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4.0 out of 5 stars 'South of the Border, West of the Sun', 8 Feb 2007
By 
Hannah W (Dundee, Scotland) - See all my reviews
This review is from: South Of The Border, West Of The Sun (Paperback)
On the face of it, 'South of the Border, West of the Sun' is a simple love story. As a boy and a rare only child, Hajime meets Shimamoto and the two share an intense friendship. The two move away from each other and we follow Hajime through adolescence to middle age, focusing particuarly on his relationships with women. In high school, he badly hurts a girl called Izumi, and thereafter remains a lonely man for over 10 years before marrying a woman he seems to view as lovely yet unremarkable. Hajime has two children and runs a successful business, but just when he thinks things are going smoothly Shimamoto reappears.

From there forwards the plot begins to twist, as do Hajime's emotions. The novel is a study of love and desire, but also of the ways we can hurt each other without meaning to. It is set against a backdrop of Japanese culture that is both foriegn and easy to relate to as a European, and everything is told in a way that is easy to understand yet dripping with meaning. It's one of Murakami's shortest books, and yet it does not fail to satisfy.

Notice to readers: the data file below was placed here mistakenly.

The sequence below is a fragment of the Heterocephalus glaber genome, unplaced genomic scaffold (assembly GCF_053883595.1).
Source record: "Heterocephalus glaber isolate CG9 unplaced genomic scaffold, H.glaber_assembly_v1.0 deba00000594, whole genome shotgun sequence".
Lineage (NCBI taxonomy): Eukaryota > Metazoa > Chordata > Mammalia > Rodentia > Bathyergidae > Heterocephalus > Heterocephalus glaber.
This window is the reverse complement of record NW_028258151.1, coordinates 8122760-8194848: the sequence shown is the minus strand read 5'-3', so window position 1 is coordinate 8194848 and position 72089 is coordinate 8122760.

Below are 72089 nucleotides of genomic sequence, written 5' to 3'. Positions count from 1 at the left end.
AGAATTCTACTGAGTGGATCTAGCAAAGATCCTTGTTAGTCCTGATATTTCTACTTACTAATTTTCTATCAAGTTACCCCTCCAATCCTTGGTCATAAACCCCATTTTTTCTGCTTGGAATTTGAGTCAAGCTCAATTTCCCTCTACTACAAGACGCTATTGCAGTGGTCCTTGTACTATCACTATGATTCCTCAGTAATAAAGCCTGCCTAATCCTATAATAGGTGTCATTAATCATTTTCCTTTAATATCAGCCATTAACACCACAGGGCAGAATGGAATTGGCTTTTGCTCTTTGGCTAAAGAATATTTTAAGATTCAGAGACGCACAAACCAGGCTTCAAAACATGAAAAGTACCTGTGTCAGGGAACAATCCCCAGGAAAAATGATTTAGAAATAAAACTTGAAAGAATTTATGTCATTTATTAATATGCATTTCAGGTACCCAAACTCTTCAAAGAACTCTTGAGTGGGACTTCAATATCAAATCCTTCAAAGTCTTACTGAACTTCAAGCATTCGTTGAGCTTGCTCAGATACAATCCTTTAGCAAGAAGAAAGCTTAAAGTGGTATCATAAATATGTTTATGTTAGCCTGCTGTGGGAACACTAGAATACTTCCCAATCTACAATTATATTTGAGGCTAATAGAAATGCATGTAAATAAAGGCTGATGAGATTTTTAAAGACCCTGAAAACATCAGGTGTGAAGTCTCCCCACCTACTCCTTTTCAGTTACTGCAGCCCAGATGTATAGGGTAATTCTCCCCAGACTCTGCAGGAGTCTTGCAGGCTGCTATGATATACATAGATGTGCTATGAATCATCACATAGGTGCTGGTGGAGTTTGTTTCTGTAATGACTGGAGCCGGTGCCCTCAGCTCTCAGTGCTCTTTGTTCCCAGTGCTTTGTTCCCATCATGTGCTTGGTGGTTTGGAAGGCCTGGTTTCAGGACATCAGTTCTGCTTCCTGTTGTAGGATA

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5 of 6 people found the following review helpful
4.0 out of 5 stars not your usual novel!, 18 Sep 2000
By 
junli@rocketmail.com (Kuala Lumpur, Malaysia) - See all my reviews
If you're looking for one of those fulfilling novels where there is always a conclusive ending, then this is not one of them. You may find yourself shaking your head at Hajime's actions and asking him in your mind, "What do you really want?" And even after the author reveals parts of Shimamoto's past, she remains a highly mysterious character. But Murakami does not write conventional stuff and this book still rates as one of the more thought-provoking ones I have ever read.
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1 of 1 people found the following review helpful
3.0 out of 5 stars Beautiful read but still waiting for the 'big happening'., 16 July 2013